Preventing injection vulnerabilities

That’s why injections are so difficult to prevent. Untrusted data can attack any application component that it touches down the stream. And for every piece of untrusted data the application receives, it needs to detect and neutralize attacks targeting every part of the application. And application might think a piece of data is safe because it does not contain any special characters used for triggering XSS when the attacker intends to trigger an SQL injection instead. It’s not always straightforward to determine what data is safe and data is not, because safe and unsafe data looks very different in different parts of the application.

Input validation

So how do you protect against these threats? The first thing you can do is to validate the untrusted data. This means that you either implement a blocklist to reject any input that contains dangerous characters that might affect application components. Or you implement an allowlist that only allows input strings with known good characters. For example, let’s say that you are implementing a sign-up functionality. Since you know that the data is going to be inserted into a SQL query, you reject any username input that are special characters in SQL, like the single quote. Or, you can implement a rule that only allows alphanumeric characters.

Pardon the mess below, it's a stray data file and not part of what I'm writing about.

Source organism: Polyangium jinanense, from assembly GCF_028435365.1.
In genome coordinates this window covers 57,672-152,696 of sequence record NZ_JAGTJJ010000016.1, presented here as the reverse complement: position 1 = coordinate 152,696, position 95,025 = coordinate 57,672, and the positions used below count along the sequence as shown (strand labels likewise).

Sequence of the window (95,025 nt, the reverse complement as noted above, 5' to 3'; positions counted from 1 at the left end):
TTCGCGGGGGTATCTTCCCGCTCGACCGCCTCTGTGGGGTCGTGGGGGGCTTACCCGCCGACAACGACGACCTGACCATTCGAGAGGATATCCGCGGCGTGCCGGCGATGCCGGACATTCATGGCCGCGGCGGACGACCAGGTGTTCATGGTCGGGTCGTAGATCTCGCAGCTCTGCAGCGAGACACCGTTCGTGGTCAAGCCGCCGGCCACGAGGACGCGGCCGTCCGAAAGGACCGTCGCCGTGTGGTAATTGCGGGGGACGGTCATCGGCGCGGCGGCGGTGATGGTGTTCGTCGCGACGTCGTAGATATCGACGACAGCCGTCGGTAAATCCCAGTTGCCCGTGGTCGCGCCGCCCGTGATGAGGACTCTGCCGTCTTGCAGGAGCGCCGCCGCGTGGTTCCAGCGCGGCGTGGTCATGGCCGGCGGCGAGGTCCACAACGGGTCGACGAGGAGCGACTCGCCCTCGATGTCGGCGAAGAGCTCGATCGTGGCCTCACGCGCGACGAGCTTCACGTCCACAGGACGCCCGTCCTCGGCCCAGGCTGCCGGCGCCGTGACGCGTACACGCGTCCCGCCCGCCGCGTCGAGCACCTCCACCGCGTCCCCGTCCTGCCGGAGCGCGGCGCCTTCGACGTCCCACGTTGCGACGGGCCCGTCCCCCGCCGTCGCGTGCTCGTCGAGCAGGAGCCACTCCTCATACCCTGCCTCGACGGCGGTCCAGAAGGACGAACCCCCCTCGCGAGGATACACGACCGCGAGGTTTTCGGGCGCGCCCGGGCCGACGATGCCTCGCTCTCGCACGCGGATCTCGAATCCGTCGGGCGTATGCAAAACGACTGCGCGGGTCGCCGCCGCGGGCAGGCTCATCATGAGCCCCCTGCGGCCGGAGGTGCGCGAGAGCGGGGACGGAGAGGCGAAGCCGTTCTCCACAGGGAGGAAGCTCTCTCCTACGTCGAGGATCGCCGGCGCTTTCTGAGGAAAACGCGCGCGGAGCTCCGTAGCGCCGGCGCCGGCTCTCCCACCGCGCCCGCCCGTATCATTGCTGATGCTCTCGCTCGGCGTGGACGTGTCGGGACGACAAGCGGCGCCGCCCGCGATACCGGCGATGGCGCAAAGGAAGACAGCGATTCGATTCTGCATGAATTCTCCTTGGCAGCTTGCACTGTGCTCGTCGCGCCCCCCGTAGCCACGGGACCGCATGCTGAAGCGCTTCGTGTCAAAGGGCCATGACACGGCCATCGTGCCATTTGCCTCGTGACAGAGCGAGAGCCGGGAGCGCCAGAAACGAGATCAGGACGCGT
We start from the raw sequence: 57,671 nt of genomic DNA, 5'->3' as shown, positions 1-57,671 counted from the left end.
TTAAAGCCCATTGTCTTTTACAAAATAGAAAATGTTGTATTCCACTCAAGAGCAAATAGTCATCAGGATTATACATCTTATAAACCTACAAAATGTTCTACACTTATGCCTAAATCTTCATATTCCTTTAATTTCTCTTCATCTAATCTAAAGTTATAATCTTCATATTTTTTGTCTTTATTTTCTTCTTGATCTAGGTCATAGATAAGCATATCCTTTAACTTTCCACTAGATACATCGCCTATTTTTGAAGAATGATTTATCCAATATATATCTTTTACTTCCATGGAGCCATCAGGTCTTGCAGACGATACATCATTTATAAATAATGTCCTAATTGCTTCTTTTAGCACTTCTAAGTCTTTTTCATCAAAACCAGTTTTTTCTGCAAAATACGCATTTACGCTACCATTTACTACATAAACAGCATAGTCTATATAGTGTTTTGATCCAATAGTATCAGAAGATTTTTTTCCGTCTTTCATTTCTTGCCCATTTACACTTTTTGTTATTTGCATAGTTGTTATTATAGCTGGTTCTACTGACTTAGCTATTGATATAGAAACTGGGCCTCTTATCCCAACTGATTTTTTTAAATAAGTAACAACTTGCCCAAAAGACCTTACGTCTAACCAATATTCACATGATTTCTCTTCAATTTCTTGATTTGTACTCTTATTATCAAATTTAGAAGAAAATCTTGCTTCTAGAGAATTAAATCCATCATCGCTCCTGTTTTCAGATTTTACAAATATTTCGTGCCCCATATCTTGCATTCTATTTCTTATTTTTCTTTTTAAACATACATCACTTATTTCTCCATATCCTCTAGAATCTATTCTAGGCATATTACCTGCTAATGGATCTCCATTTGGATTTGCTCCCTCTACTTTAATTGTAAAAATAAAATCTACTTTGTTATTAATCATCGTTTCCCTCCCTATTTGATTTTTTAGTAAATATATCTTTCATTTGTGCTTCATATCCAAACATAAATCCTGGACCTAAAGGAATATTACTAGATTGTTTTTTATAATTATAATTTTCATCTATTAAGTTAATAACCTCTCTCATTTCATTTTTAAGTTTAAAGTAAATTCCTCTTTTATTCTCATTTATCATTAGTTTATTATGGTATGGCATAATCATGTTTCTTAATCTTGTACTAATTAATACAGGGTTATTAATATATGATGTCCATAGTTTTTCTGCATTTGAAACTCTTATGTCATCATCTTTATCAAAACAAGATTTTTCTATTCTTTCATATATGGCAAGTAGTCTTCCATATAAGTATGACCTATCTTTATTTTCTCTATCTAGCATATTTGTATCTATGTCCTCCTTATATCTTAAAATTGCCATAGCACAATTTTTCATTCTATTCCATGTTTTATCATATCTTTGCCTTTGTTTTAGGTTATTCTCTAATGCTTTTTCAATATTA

But sometimes blocklists are hard to do because you don’t always know which characters are going to be significant to application components down the line. If you just miss one special character, that can allow attackers to bypass protection.

And allowlists may be too restrictive and in some cases, and sometimes you might need to accept special characters like single quotes in user input fields. For example, if a user named Conan O’Brien is signing up, he should be allowed to use a single quote in his name.


Another possible defense against injection is parameterization. Parameterization refers to compiling the code part of a command before any user-supplied parameters are inserted.